Summer sunshine and rising temperatures tend to have people trading their sweaters and boots for tank tops and flip flops. Warmer weather generally means less conservative clothing which reveals more skin, body art, and/or piercings previously hidden by cold weather wear. This can potentially cause issues with employees and also challenge a company’s dress code.
Companies can proactively address issues by adopting or modifying their dress code policy. Some companies adhere to the same dress code year-round while others use seasonal policies influenced by industry, region, or customer base.
When creating or amending these policies, companies should keep in mind:
- Workplace safety (hard hats, protective eyewear, rubber soles, etc.)
- Business image (logoed clothing, fitness apparel, suits, etc.)
- Job-specific necessities (uniforms, foot wear, tool belts, etc.)
- If it is practical for employees to abide (affordability, locker room, etc.)
- Compliance with federal and state laws (when in doubt – ask an expert)
Written standards for acceptable attire may also need to address grooming standards. Policies surrounding beards, body odor, and/or wildly colorful hair will vary by company, but these types of things should still be considered when creating the policy.
For example, a policy may contain:
- Skirts, shorts, kilts, and other similar articles of clothing must not be above the knee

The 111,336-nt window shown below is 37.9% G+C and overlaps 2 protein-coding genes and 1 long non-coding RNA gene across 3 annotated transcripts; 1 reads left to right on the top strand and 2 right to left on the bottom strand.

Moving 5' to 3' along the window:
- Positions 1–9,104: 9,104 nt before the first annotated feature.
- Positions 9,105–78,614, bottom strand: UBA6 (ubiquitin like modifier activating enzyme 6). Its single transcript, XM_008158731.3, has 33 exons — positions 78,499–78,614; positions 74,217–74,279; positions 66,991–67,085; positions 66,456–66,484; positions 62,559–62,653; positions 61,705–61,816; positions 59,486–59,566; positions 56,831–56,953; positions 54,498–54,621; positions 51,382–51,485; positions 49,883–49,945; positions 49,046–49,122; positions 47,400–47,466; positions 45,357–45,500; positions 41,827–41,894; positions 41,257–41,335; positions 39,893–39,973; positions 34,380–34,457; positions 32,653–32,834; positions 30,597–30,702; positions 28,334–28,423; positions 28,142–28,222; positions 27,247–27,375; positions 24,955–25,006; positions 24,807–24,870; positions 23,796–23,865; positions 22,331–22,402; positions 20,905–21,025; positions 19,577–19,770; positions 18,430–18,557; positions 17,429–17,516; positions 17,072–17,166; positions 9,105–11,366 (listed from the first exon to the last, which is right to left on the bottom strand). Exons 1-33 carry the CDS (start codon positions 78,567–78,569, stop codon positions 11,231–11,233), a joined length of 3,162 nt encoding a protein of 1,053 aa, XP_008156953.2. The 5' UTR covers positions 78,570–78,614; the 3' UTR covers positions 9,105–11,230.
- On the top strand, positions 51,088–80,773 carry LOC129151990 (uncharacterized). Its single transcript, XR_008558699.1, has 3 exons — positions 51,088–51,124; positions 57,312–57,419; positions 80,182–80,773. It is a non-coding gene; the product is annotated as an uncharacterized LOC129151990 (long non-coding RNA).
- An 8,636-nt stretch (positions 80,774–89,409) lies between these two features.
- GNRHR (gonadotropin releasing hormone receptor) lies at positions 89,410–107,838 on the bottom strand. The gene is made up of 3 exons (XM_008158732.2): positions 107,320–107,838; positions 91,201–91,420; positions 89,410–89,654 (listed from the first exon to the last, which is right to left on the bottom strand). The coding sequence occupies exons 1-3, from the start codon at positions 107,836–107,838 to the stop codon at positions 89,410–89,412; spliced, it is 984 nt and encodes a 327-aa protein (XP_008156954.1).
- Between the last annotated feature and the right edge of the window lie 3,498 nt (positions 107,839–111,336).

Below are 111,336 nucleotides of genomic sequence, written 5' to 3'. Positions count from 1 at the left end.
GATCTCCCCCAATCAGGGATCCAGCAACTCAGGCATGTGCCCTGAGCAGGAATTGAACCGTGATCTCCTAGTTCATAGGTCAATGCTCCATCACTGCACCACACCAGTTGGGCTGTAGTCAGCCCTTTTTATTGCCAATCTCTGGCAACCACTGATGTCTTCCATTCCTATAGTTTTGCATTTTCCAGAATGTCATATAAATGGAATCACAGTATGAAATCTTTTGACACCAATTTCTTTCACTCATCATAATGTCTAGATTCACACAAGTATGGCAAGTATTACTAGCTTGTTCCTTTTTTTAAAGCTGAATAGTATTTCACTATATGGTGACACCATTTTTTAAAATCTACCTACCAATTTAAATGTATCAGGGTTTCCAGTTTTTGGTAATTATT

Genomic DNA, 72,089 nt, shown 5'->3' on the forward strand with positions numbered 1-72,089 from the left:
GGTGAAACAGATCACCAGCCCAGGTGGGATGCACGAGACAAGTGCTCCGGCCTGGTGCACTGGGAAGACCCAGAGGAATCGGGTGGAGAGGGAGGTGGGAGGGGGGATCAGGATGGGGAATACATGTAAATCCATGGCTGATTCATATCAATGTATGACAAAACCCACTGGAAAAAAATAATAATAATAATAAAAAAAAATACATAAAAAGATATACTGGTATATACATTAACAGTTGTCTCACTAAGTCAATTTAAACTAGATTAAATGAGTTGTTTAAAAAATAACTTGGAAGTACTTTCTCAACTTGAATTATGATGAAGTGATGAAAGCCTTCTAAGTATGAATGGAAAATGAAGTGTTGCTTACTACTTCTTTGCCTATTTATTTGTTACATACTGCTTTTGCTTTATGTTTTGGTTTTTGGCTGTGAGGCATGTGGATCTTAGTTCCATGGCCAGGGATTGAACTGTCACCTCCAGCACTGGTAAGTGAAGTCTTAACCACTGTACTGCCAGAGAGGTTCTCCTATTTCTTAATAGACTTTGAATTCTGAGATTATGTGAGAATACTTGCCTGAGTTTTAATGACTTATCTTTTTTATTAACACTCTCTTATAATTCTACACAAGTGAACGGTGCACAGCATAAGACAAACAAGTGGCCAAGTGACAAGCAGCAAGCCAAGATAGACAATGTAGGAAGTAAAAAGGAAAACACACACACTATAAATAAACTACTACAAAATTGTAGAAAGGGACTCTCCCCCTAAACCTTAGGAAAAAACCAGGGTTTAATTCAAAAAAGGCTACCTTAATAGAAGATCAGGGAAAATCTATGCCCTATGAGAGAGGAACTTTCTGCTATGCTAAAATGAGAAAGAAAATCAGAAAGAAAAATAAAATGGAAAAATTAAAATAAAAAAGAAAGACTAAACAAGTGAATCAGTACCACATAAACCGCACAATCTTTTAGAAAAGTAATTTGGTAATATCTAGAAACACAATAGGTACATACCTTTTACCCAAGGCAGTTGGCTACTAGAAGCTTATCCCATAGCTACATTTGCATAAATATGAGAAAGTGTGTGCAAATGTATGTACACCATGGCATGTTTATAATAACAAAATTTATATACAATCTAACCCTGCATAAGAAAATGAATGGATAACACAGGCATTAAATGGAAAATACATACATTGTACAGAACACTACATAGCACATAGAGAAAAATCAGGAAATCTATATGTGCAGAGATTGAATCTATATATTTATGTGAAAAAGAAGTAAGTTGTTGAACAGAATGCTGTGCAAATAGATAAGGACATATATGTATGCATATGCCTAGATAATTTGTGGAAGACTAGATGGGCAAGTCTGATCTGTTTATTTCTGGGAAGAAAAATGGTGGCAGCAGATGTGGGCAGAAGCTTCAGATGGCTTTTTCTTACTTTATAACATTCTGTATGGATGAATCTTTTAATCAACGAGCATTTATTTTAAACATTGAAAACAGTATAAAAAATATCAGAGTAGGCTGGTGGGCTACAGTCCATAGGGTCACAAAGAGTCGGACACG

- Crop tops, halter tops, tank tops, spaghetti straps, strapless tops, and off the shoulder tops should not be worn
- Flip flops or open toed sandals are not allowed
- Tattoos containing offensive language or imagery must be covered
- Facial hair cannot interfere with respirator functionality
- Long or loose hair must be securely fastened
- Uniforms that are tattered, torn, or in disrepair should not be worn
The language and enforcement of dress codes should be clear, consistent, and compliant. Poorly written and inconsistently enforced policies can lead to gender, religious, and/or racial discrimination claims. It’s important to have an expert (such as KPA’s HR Consultants or a company’s legal counsel) review existing and/or new dress code policies.
Some things to consider for a successful enforcement of the dress code policy:
- Make sure leaders understand they are the ambassadors of the policy
- Educate managers to recognize and handle requests for accommodation
- Review the company’s disciplinary action policy with managers
- Ensure violations are properly documented, including time records for non-exempt employees who are sent home to change
- Communicate the policy to all employees
- Have employees sign the policy and make it available for future reference
The costly (and sometimes devastating where safety is concerned) risks of not having a dress code policy can easily be avoided.